Alfred • short story by Lisa Goldstein ♥♥
Sepoy • novelette by Tom Purdom ♥♥♥
The Man in the Red Suit • novelette by Diane Mapes ♥♥
The Walk • short story by Greg Egan ♥♥♥
Thanatrope • short story by Mark W. Tiedemann ♥
Second Chance • novelette by Mary Rosenblum ♥♥
The Sound of the River • short story by M. Shayne Bell ♥♥♥
The Nutcracker Coup • novelette by Janet Kagan ♥♥♥
The Nutcracker Coup • cover by David Cherry
Interior artwork • by Laurie Harden, Steve Cavallo, Alan M. Clark, Bob Walters, John Johnson, David A. Cherry
Poetry • by Robert Frazier & James Patrick Kelly, Bonita Kale, Lawrence Schimel
On Books • by Baird Searles
SF Conventional Calendar • by Erwin S. Strauss
In my initial Xmas covers post I omitted to list a number of festive efforts by Asimov’s SF. This magazine regularly had/has a ‘Special Holiday Issue,’ and I remember Connie Willis contributing seasonal stories to several of these but couldn’t remember any Xmas covers. Well, I found eight of them.1
This one was the third of the Asimov’s Science Fiction titles (the magazine had recently changed its name from Isaac Asimov’s Science Fiction Magazine) and appeared after a double-size November issue, which was a Isaac Asimov tribute issue (he had passed away earlier that year).
The first short story is Alfred by Lisa Goldstein, and this is a low-key account of a twelve year old girl who meets a man, or rather ghost, in the park. Their occasional conversations alternate with scenes from her family life: the parents are concentration camp survivors, and she has a perpetually scared younger brother. At the end of the story she figures out who the man is.
Sepoy by Tom Purdom is set on an Earth that is dominated by the alien Tucfra. A disabled man called Jason is the subject of a recruitment attempt by Marcia, who is a ‘seep,’ a human who works on behalf of the aliens. The word ‘seep’ is a corruption of ‘sepoy,’ and we get a rather clumsy historical data-dump about how the British in India managed to rule the continent with a limited number of collaborators: I would suggest that is what they would be called in this situation, i.e., collaborators, not seeps.
Shortly after her visit Jason is visited by two agents of the Confederation of New England who ask him to implicate her as an agent of the Tucfra. Or else….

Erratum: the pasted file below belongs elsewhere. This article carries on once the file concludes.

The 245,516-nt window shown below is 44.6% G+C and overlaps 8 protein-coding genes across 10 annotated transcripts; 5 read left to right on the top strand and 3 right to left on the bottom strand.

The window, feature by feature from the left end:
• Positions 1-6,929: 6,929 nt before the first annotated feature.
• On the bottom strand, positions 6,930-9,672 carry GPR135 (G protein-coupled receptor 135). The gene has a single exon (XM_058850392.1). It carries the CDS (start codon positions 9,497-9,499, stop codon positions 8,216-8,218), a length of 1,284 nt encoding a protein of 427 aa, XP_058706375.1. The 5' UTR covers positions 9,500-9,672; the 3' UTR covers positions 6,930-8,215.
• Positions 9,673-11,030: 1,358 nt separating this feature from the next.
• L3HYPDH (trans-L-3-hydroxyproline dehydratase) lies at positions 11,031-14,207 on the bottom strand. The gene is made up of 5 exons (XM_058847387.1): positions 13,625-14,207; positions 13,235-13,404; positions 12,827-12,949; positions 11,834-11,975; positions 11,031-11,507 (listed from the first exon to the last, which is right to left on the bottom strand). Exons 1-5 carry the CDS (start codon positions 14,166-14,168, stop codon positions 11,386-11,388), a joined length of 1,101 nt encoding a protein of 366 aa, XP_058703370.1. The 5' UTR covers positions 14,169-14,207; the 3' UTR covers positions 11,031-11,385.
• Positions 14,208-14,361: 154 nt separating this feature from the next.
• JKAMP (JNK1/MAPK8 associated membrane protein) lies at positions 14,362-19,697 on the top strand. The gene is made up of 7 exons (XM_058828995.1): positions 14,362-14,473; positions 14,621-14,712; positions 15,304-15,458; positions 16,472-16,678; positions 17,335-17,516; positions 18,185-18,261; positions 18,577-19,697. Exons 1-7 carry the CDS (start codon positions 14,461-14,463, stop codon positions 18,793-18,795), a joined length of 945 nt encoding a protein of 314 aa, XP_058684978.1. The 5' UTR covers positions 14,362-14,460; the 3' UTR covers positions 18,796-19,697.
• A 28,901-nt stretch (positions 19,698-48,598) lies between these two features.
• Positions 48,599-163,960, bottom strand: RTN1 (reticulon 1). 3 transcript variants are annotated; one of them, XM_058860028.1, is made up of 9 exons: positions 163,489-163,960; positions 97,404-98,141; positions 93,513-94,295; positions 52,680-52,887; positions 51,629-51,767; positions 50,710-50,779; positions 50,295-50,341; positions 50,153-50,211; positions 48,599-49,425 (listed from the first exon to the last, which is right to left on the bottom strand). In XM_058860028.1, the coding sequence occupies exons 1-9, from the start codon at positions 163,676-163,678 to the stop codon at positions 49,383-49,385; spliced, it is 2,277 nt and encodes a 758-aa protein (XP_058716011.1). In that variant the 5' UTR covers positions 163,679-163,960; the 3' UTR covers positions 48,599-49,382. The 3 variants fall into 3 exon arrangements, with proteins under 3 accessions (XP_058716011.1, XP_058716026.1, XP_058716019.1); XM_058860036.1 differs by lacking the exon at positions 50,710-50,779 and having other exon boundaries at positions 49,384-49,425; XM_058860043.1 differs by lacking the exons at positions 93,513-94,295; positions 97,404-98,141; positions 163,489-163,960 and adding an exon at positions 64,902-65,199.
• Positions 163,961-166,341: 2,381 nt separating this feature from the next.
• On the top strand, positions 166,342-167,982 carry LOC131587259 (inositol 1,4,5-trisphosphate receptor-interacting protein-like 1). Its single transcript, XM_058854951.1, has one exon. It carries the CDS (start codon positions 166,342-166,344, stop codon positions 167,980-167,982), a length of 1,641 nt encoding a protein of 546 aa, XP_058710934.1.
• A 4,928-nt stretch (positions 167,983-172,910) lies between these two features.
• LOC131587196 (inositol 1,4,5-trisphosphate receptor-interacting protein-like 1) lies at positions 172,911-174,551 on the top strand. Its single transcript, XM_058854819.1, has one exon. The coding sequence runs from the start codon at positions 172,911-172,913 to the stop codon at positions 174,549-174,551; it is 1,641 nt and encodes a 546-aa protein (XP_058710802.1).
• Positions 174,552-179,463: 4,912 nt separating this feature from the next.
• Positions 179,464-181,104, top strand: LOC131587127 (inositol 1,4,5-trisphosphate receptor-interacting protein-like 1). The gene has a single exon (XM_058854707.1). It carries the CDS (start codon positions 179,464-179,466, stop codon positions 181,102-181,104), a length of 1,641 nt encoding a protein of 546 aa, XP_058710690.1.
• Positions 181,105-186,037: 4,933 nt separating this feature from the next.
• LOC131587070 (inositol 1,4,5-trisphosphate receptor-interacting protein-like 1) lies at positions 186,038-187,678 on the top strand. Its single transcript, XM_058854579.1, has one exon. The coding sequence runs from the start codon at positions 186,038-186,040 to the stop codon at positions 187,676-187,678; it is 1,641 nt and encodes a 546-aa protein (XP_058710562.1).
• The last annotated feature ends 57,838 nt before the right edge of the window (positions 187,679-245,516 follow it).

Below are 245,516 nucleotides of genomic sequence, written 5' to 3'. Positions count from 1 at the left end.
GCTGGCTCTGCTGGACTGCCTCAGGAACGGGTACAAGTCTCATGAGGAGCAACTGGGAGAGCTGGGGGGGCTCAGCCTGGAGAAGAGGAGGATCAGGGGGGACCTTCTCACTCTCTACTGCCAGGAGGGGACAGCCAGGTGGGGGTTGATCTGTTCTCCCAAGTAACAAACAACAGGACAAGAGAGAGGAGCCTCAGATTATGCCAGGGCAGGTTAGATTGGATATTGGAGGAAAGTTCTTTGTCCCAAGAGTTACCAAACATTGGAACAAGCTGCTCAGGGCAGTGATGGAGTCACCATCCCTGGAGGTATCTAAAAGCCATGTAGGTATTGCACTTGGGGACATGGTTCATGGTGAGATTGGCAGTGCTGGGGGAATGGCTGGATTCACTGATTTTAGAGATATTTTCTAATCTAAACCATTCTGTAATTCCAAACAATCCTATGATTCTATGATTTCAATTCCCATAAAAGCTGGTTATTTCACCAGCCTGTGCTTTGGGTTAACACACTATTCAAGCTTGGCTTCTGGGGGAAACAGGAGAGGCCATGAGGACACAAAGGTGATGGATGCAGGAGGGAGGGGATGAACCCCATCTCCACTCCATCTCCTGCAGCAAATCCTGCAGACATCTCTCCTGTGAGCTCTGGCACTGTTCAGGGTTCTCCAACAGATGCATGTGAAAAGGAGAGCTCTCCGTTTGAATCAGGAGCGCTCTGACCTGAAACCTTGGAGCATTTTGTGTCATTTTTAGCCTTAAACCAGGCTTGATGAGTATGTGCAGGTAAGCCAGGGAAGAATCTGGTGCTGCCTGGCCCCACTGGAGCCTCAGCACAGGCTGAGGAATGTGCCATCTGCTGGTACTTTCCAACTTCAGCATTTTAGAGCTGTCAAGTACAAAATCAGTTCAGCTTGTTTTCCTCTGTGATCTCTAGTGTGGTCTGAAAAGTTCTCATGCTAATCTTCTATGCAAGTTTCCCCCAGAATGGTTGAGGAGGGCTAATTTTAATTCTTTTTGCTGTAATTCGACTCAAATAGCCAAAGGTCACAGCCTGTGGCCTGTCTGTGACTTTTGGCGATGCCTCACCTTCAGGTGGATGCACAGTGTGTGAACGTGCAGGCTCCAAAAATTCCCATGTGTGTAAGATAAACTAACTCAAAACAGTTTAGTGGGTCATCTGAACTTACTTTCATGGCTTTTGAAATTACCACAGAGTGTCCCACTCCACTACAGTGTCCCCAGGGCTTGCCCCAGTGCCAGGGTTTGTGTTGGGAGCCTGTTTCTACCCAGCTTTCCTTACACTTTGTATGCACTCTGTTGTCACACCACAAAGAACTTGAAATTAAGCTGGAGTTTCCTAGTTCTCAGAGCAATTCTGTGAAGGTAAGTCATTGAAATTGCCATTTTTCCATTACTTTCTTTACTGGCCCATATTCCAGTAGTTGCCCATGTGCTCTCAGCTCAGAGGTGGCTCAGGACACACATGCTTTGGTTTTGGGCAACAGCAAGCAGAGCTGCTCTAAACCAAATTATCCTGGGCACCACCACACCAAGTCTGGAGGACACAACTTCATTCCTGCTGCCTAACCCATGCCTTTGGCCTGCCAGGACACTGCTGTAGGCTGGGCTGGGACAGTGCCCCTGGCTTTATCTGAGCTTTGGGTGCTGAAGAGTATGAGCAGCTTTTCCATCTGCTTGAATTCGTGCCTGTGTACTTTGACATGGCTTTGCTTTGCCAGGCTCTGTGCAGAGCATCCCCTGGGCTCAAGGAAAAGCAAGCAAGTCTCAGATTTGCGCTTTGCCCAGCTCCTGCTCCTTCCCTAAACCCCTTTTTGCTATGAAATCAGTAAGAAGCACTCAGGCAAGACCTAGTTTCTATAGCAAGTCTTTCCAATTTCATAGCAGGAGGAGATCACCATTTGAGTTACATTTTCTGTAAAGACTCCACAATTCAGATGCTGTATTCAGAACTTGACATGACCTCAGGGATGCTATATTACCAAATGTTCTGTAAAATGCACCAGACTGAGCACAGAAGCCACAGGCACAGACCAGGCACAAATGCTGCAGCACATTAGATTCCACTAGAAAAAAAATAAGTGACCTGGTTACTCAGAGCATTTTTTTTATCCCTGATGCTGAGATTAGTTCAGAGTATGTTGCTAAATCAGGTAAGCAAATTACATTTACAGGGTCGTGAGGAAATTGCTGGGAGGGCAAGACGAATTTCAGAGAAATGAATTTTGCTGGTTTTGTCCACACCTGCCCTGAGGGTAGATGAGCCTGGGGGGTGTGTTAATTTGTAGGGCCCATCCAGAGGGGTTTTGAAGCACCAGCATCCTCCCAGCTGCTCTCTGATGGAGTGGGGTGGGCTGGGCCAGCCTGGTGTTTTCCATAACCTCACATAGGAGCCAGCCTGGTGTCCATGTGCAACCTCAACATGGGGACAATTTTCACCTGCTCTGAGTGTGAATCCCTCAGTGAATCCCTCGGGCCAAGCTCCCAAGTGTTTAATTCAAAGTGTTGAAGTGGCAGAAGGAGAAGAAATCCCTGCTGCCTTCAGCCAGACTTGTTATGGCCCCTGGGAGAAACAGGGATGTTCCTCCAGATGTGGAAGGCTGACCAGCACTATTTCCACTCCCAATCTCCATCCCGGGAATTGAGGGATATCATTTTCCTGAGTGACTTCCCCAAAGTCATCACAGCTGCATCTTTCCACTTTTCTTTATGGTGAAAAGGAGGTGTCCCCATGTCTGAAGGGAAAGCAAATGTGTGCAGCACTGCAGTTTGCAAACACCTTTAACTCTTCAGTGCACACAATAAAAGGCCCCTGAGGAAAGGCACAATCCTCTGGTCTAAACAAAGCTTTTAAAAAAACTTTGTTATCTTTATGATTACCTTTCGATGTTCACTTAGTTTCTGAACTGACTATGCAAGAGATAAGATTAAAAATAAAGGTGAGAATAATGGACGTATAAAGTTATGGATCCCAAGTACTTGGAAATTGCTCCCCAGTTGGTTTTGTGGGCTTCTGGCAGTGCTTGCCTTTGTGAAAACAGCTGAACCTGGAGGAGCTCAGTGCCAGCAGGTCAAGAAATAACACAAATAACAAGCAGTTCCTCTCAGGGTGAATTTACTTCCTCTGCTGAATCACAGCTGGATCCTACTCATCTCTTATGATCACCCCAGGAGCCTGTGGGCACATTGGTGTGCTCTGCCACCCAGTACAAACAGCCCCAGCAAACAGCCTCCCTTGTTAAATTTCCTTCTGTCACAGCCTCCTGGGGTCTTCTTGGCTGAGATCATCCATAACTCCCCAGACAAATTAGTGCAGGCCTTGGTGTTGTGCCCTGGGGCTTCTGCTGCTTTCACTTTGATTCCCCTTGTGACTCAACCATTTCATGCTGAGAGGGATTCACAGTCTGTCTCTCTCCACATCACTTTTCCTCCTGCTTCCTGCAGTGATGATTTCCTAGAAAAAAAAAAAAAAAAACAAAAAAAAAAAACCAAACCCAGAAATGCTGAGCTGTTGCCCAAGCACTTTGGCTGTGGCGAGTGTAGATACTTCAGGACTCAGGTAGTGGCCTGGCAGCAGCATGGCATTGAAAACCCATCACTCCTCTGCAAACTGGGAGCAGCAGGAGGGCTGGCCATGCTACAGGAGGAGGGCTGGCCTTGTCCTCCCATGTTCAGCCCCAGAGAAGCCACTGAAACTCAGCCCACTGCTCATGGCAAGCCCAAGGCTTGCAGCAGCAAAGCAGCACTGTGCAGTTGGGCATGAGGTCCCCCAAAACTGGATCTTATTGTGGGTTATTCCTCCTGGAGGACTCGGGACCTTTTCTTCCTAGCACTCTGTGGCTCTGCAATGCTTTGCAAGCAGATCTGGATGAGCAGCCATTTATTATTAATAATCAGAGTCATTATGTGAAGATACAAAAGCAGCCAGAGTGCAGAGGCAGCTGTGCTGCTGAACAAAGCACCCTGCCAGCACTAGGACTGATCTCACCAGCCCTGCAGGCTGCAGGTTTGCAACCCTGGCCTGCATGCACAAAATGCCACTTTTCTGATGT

This is a competent if fairly straightforward story.
The Man in the Red Suit by Diane Mapes is about a woman taking her drunken husband’s place as a department store Santa, and the strange photographer that is taking the kids’ photographs.
After she is discovered and sacked the photographer finds her in the mall bar, and it becomes apparent he knows a lot about her. As their conversation develops (spoiler) it becomes obvious he is an agent or aspect of Satan. He then shows her what the world would be like if he granted her wish of having never being born. First they visit her parent’s graves, where she sees her sister, and then they go to her house, to find her husband happily married.
The introduction describes this as a ‘nasty little Christmas story’ but it isn’t that—by the end it’s just depressing. The best Xmas stories have a good measure of grit in them (It’s a Wonderful Life) but this one is nearly all grit (mentioning that she caught her seven year old daughter drowning kittens is a particularly unpleasant detail in a Xmas story). Nice last line though.
The Walk by Greg Egan is a philosophically interesting but not entirely convincing story about a hitman called Carter taking his victim into the woods to kill him. During the walk Carter tries to convince his victim that it is inevitable that he is going to die but that it doesn’t matter:
For a moment, I just can’t speak. I’m fighting for my life—and he’s treating the whole thing like some abstract philosophical debate. I almost scream: Stop playing with me! Get it over with! But I don’t want it to be over.
And as long as I can keep him talking, there’s still the chance that I can rush him, the chance of a distraction, the chance of some miraculous reprieve. I take a deep breath. “Yes, other people will live on.”